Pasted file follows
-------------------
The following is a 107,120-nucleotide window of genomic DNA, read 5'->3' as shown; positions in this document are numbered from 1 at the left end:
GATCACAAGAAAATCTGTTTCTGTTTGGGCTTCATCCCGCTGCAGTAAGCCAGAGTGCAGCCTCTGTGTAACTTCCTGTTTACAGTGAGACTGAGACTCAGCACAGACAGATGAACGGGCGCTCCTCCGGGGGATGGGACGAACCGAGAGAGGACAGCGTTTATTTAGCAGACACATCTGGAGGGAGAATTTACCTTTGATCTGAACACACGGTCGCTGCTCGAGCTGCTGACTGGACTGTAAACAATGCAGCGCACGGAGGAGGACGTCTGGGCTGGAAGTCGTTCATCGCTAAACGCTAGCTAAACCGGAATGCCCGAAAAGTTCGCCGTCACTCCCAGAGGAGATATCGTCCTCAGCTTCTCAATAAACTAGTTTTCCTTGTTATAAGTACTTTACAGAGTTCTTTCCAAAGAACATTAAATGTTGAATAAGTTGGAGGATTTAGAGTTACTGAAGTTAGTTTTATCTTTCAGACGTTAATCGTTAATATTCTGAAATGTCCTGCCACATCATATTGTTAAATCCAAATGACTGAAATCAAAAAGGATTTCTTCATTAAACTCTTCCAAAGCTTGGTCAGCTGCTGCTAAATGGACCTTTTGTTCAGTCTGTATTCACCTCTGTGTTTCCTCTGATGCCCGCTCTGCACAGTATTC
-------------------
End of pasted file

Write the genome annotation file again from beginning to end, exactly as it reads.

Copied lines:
The following is a 107,120-nucleotide window of genomic DNA, read 5'->3' as shown; positions in this document are numbered from 1 at the left end:
GATCACAAGAAAATCTGTTTCTGTTTGGGCTTCATCCCGCTGCAGTAAGCCAGAGTGCAGCCTCTGTGTAACTTCCTGTTTACAGTGAGACTGAGACTCAGCACAGACAGATGAACGGGCGCTCCTCCGGGGGATGGGACGAACCGAGAGAGGACAGCGTTTATTTAGCAGACACATCTGGAGGGAGAATTTACCTTTGATCTGAACACACGGTCGCTGCTCGAGCTGCTGACTGGACTGTAAACAATGCAGCGCACGGAGGAGGACGTCTGGGCTGGAAGTCGTTCATCGCTAAACGCTAGCTAAACCGGAATGCCCGAAAAGTTCGCCGTCACTCCCAGAGGAGATATCGTCCTCAGCTTCTCAATAAACTAGTTTTCCTTGTTATAAGTACTTTACAGAGTTCTTTCCAAAGAACATTAAATGTTGAATAAGTTGGAGGATTTAGAGTTACTGAAGTTAGTTTTATCTTTCAGACGTTAATCGTTAATATTCTGAAATGTCCTGCCACATCATATTGTTAAATCCAAATGACTGAAATCAAAAAGGATTTCTTCATTAAACTCTTCCAAAGCTTGGTCAGCTGCTGCTAAATGGACCTTTTGTTCAGTCTGTATTCACCTCTGTGTTTCCTCTGATGCCCGCTCTGCACAGTATTC